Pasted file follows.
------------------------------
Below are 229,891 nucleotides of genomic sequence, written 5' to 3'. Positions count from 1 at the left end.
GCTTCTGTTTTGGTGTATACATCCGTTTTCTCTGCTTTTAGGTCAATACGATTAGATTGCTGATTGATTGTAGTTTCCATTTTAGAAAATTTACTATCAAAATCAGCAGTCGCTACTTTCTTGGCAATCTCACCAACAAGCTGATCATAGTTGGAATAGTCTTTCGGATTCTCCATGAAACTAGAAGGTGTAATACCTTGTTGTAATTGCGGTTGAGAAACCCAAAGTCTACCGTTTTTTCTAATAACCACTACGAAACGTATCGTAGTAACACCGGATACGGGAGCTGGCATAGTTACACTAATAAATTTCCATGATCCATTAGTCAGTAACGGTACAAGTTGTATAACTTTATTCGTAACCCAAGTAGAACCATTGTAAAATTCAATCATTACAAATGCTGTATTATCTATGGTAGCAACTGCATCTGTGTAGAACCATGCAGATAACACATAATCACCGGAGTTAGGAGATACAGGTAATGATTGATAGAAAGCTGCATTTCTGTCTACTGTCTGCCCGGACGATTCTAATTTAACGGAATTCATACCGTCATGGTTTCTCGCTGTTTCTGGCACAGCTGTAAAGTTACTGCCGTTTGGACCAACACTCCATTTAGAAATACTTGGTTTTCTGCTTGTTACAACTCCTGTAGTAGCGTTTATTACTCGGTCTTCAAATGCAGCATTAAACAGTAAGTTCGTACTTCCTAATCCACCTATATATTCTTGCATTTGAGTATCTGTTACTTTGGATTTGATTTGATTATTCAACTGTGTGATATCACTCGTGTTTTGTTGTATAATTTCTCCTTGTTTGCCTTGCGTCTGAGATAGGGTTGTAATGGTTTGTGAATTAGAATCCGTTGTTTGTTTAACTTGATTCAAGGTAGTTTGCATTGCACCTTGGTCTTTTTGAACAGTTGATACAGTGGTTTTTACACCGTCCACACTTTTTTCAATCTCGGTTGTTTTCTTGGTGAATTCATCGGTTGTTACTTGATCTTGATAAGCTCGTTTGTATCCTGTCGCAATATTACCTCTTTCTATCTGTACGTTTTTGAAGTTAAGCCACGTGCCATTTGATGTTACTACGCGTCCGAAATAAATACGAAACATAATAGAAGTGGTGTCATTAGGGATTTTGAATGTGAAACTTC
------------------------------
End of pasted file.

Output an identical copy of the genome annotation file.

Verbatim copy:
Below are 229,891 nucleotides of genomic sequence, written 5' to 3'. Positions count from 1 at the left end.
GCTTCTGTTTTGGTGTATACATCCGTTTTCTCTGCTTTTAGGTCAATACGATTAGATTGCTGATTGATTGTAGTTTCCATTTTAGAAAATTTACTATCAAAATCAGCAGTCGCTACTTTCTTGGCAATCTCACCAACAAGCTGATCATAGTTGGAATAGTCTTTCGGATTCTCCATGAAACTAGAAGGTGTAATACCTTGTTGTAATTGCGGTTGAGAAACCCAAAGTCTACCGTTTTTTCTAATAACCACTACGAAACGTATCGTAGTAACACCGGATACGGGAGCTGGCATAGTTACACTAATAAATTTCCATGATCCATTAGTCAGTAACGGTACAAGTTGTATAACTTTATTCGTAACCCAAGTAGAACCATTGTAAAATTCAATCATTACAAATGCTGTATTATCTATGGTAGCAACTGCATCTGTGTAGAACCATGCAGATAACACATAATCACCGGAGTTAGGAGATACAGGTAATGATTGATAGAAAGCTGCATTTCTGTCTACTGTCTGCCCGGACGATTCTAATTTAACGGAATTCATACCGTCATGGTTTCTCGCTGTTTCTGGCACAGCTGTAAAGTTACTGCCGTTTGGACCAACACTCCATTTAGAAATACTTGGTTTTCTGCTTGTTACAACTCCTGTAGTAGCGTTTATTACTCGGTCTTCAAATGCAGCATTAAACAGTAAGTTCGTACTTCCTAATCCACCTATATATTCTTGCATTTGAGTATCTGTTACTTTGGATTTGATTTGATTATTCAACTGTGTGATATCACTCGTGTTTTGTTGTATAATTTCTCCTTGTTTGCCTTGCGTCTGAGATAGGGTTGTAATGGTTTGTGAATTAGAATCCGTTGTTTGTTTAACTTGATTCAAGGTAGTTTGCATTGCACCTTGGTCTTTTTGAACAGTTGATACAGTGGTTTTTACACCGTCCACACTTTTTTCAATCTCGGTTGTTTTCTTGGTGAATTCATCGGTTGTTACTTGATCTTGATAAGCTCGTTTGTATCCTGTCGCAATATTACCTCTTTCTATCTGTACGTTTTTGAAGTTAAGCCACGTGCCATTTGATGTTACTACGCGTCCGAAATAAATACGAAACATAATAGAAGTGGTGTCATTAGGGATTTTGAATGTGAAACTTC